The decennial Census is the US Government's largest statistical undertaking, and it costs billions of dollars in planning, execution, and analysis. From a statistical viewpoint, it is critical because it is the only database that maps every inhabitant into a geographic location. By constitutional mandate, census data are the basis for reapportioning the House of Representatives and the Electoral College. The states use census data to redistrict their state legislatures and often to redraw boundaries for local elections. Census data inform the distribution of over $1.5 trillion in federal funding during the decade.This book details the fundamentals and significance of the 2020 Census for the non-specialist reader. It covers why the Census is the only statistical activity required by the US Constitution, the challenges of working towards an accurate and complete count, and what political ramifications flow from this process. Concise, timely, and comprehensible, this book provides helpful real-life examples while also offering an overview of the entwined statistical and political issues that surround the Census.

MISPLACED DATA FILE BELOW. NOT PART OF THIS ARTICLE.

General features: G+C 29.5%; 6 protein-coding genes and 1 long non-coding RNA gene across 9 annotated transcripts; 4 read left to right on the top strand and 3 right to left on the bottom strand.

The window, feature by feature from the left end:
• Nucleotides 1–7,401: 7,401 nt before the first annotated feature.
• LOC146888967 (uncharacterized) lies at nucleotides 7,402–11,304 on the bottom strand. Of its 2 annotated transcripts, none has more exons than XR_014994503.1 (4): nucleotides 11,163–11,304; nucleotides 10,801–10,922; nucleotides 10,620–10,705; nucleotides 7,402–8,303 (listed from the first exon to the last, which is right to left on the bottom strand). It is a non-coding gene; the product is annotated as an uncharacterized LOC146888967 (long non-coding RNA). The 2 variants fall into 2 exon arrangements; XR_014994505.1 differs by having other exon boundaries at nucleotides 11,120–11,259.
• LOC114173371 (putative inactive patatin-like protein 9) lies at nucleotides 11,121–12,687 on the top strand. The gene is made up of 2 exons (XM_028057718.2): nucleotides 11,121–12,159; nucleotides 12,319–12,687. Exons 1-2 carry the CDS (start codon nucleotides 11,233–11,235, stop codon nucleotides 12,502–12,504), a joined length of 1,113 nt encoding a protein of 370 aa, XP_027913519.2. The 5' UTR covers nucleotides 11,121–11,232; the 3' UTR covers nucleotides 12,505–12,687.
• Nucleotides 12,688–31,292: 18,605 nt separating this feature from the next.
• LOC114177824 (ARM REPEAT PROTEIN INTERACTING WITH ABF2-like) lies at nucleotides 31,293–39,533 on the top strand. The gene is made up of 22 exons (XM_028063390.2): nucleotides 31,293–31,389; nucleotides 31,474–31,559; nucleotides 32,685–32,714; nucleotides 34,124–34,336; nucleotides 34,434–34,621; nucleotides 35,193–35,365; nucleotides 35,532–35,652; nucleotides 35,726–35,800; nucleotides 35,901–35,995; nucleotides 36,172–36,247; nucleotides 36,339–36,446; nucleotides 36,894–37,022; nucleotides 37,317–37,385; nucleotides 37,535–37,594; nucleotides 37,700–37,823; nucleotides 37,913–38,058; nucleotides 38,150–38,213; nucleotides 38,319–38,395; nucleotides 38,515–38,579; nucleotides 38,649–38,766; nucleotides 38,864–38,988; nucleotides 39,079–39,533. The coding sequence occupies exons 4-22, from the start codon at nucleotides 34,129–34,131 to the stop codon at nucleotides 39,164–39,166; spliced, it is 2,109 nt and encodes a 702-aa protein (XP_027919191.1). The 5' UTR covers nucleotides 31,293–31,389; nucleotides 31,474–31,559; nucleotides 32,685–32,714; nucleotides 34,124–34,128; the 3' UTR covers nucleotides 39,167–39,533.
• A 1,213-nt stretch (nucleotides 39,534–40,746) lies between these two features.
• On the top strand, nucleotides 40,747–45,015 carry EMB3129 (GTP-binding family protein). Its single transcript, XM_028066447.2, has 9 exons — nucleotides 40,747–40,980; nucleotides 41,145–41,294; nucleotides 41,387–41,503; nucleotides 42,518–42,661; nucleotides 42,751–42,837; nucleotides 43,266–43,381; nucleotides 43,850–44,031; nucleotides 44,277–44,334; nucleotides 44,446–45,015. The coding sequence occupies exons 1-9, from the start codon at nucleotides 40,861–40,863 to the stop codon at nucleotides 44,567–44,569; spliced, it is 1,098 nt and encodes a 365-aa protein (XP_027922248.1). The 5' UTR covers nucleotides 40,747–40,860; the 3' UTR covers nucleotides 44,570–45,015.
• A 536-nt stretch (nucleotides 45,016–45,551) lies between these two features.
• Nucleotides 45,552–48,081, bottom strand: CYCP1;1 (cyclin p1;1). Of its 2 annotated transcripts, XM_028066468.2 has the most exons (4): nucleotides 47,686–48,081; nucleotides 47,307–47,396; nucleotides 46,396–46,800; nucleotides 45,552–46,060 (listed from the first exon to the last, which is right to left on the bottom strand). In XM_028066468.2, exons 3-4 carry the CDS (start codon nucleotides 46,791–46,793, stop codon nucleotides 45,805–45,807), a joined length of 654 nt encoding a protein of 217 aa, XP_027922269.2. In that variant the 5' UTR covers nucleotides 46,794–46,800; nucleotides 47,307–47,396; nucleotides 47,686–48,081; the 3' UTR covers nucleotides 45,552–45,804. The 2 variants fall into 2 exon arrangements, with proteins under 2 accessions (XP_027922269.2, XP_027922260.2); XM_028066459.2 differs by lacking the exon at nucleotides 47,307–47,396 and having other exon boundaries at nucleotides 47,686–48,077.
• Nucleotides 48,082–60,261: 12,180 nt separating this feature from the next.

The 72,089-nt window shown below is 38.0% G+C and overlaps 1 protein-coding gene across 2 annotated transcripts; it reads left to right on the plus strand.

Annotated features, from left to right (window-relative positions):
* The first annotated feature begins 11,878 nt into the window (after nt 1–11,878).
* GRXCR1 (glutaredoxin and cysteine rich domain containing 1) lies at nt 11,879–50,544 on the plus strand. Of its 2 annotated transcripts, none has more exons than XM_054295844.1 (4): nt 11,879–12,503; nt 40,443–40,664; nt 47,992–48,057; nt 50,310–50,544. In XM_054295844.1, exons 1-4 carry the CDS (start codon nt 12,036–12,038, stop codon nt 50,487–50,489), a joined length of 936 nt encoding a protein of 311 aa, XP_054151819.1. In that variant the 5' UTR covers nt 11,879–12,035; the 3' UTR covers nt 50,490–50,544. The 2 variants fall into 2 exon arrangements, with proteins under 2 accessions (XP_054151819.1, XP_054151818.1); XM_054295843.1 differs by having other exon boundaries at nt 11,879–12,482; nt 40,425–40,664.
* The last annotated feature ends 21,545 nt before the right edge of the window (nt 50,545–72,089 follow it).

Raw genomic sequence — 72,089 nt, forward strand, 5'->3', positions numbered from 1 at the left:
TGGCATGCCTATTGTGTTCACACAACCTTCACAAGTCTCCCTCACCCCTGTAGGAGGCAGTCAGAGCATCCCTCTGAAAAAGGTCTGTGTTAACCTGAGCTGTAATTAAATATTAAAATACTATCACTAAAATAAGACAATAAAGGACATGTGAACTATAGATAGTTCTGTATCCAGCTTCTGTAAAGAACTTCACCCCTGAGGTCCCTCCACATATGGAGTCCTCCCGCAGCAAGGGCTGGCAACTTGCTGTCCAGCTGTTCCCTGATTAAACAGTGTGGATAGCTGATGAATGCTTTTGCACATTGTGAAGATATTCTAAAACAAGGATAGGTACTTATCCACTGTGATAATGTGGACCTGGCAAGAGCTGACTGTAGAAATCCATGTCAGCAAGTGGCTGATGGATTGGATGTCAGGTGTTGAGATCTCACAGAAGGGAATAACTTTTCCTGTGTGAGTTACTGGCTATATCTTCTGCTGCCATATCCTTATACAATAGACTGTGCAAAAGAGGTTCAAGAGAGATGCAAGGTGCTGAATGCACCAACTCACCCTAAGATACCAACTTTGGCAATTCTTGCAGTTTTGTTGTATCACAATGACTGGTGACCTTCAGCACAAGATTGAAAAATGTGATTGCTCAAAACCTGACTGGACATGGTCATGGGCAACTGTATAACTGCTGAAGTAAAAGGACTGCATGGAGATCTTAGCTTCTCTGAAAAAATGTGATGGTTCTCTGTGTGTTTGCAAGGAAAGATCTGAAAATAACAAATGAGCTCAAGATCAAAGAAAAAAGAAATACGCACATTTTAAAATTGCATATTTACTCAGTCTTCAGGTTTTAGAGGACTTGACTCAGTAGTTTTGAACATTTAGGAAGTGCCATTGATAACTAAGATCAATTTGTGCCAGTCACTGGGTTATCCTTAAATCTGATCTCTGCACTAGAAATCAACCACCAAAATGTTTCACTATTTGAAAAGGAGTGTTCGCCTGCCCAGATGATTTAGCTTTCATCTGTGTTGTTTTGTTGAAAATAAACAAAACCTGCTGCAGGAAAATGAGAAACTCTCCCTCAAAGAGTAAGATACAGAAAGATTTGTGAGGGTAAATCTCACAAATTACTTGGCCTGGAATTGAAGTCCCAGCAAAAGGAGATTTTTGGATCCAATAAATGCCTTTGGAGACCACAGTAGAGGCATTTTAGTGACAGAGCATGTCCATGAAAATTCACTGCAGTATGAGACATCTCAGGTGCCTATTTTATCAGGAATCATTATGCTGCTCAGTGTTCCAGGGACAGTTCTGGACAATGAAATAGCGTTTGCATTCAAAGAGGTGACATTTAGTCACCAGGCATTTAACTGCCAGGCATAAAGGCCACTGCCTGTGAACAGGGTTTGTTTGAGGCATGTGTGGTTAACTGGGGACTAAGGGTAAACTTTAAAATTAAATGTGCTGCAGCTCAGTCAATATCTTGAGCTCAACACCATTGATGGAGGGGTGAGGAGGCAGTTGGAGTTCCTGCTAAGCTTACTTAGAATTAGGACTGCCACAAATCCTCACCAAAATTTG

About the Author
Teresa A. Sullivan is president emerita and university professor of sociology at the University of Virginia, and the interim provost and executive vice president for academic affairs at Michigan State University. Renowned for her scholarly contributions in social demography, she is the author or coauthor of multiple publications, including The Fragile Middle Class: Americans in Debt (2000, with E. Warren and J. L. Westbrook), The Social Organization of Work (2011, with R. Hodson), and As We Forgive Our Debtors: Bankruptcy and Consumer Credit in America (1999, with E. Warren and J. L. Westbrook).